There are several tools you can use to automate things on your PC. The ones I like are: GhostMouse, Screen Event Recorder, and the Java Robot class.
This is a freeware program that records mouse movements and clicks. This can then be played back, making the computer execute the recorded mouse events. It's extremely simple to use. Unfortunately the home page for it is not operational anymore, but you can still download it here.
Screen Event Recorder
There is an article here about running DLL's as stand alone programs, and the example they use is this screen event recorder DLL. This is a great program that records both mouse and keyboard events, but it's slightly harder to use than GhostMouse. I don't think it was ever meant to be anything more than an example program, so the documentation and interface aren't refined.
To get started, download the files (warning, registration required), double-click on "EventFile.reg" and install the contents, then go to the "Release" folder.
If you read the article, you'll find that it's slightly difficult to start the program. The main problem is that you can't just double click on something to run the program. Here's what you do (the article also explains this), open a command prompt, go to the "Release" folder, and put in the command:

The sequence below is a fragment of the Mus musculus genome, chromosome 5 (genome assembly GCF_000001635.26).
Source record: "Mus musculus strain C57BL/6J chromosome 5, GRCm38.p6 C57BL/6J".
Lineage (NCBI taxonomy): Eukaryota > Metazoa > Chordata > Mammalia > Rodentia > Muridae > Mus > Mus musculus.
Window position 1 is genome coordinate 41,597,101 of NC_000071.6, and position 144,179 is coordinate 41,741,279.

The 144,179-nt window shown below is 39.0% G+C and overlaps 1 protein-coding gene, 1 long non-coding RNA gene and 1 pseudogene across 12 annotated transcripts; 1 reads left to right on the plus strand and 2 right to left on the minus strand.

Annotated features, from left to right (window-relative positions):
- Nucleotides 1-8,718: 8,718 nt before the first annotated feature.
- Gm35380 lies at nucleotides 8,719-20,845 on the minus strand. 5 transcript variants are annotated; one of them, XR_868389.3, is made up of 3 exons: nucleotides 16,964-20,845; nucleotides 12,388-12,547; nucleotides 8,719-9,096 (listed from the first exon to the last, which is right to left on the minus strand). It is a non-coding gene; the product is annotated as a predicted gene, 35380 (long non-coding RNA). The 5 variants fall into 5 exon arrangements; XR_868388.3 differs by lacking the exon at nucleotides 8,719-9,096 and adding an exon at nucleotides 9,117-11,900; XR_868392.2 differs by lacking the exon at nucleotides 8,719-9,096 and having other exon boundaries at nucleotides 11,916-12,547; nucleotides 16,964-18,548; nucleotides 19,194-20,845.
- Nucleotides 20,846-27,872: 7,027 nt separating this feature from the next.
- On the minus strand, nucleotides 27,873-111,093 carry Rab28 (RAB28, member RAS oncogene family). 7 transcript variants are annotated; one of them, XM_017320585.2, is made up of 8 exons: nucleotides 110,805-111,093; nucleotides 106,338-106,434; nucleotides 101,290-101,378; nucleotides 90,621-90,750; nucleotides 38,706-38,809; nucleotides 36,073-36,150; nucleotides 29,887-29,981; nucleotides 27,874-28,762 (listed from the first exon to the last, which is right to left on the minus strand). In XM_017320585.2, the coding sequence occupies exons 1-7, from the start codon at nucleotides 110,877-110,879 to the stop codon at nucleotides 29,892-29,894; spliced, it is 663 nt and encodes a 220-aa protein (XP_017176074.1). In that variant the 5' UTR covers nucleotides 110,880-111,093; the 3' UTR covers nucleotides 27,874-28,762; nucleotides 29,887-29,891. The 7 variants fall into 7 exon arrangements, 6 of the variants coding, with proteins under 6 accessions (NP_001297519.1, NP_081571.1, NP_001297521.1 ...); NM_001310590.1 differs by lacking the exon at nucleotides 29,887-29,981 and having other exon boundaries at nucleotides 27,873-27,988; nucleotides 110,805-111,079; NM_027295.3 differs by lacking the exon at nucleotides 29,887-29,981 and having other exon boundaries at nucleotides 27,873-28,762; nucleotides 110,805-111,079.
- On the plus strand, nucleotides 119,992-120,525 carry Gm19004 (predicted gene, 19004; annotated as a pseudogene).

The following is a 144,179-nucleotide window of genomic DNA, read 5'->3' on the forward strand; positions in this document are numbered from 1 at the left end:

This will use the built-in windows program "RullDll32.exe" to run "MacRcrd.dll" as a stand alone program. I believe that the "PlayFile" option just opens the program with no default recording to run.
After you've gotten the GUI to run, there's only one more thing that's kind of confusing, and not explained anywhere. You need to type in the name of an event file in order for everything to work properly. Just type in any name you want with a ".evr" extension. If the file doesn't exist the program will create it. For starters, just type "test.evr" and test out the record and playback buttons.
In Java, there is a class called Robot. Utilizing this class, a Java program can control the mouse, send key board commands, get the Color of a single pixel on the screen, pause the program, among other things. testRobot.java is an example of how to use the Robot class.
Keyboard keys can be specified with the KeyEvent class. If you can't find the key you want in there, then you can use KeyEventDemo.java to find the key code for any key on your keyboard. This is a demo program that comes with the Java SDK.
A more advanced example program is this fishing bot for FFXI (Final Fantasy XI) that I wrote a while ago. Instructions on how to use it are fairly lengthy and cryptic, so I won't get into it. You need to edit the program to suit your needs anyways. Use at your own risk.